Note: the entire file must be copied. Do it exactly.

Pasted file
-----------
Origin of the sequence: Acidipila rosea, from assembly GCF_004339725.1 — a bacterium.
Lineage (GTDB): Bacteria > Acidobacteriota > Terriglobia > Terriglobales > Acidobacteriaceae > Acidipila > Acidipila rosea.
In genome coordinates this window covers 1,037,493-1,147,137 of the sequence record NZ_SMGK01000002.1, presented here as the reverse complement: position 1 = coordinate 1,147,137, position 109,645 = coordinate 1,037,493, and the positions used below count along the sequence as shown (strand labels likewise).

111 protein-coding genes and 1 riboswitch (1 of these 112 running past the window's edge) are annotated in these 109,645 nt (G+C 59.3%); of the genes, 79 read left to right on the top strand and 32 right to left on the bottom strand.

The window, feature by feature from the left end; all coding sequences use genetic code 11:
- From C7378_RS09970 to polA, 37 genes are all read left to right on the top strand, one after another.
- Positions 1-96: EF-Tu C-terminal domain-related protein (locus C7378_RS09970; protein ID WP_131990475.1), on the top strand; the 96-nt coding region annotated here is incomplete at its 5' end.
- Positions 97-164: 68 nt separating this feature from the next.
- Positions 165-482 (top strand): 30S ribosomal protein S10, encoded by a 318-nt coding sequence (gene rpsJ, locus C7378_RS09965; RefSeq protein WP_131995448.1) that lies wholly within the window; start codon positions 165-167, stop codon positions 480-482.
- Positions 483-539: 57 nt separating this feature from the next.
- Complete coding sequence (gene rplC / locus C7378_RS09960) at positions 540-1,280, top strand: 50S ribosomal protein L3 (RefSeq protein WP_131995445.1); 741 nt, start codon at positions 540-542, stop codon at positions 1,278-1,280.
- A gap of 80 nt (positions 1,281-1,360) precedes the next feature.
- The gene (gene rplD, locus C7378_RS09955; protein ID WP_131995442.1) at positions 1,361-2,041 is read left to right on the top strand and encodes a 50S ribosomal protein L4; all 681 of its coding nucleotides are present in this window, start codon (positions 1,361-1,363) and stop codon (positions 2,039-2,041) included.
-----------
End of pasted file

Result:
Origin of the sequence: Acidipila rosea, from assembly GCF_004339725.1 — a bacterium.
Lineage (GTDB): Bacteria > Acidobacteriota > Terriglobia > Terriglobales > Acidobacteriaceae > Acidipila > Acidipila rosea.
In genome coordinates this window covers 1,037,493-1,147,137 of the sequence record NZ_SMGK01000002.1, presented here as the reverse complement: position 1 = coordinate 1,147,137, position 109,645 = coordinate 1,037,493, and the positions used below count along the sequence as shown (strand labels likewise).

111 protein-coding genes and 1 riboswitch (1 of these 112 running past the window's edge) are annotated in these 109,645 nt (G+C 59.3%); of the genes, 79 read left to right on the top strand and 32 right to left on the bottom strand.

The window, feature by feature from the left end; all coding sequences use genetic code 11:
- From C7378_RS09970 to polA, 37 genes are all read left to right on the top strand, one after another.
- Positions 1-96: EF-Tu C-terminal domain-related protein (locus C7378_RS09970; protein ID WP_131990475.1), on the top strand; the 96-nt coding region annotated here is incomplete at its 5' end.
- Positions 97-164: 68 nt separating this feature from the next.
- Positions 165-482 (top strand): 30S ribosomal protein S10, encoded by a 318-nt coding sequence (gene rpsJ, locus C7378_RS09965; RefSeq protein WP_131995448.1) that lies wholly within the window; start codon positions 165-167, stop codon positions 480-482.
- Positions 483-539: 57 nt separating this feature from the next.
- Complete coding sequence (gene rplC / locus C7378_RS09960) at positions 540-1,280, top strand: 50S ribosomal protein L3 (RefSeq protein WP_131995445.1); 741 nt, start codon at positions 540-542, stop codon at positions 1,278-1,280.
- A gap of 80 nt (positions 1,281-1,360) precedes the next feature.
- The gene (gene rplD, locus C7378_RS09955; protein ID WP_131995442.1) at positions 1,361-2,041 is read left to right on the top strand and encodes a 50S ribosomal protein L4; all 681 of its coding nucleotides are present in this window, start codon (positions 1,361-1,363) and stop codon (positions 2,039-2,041) included.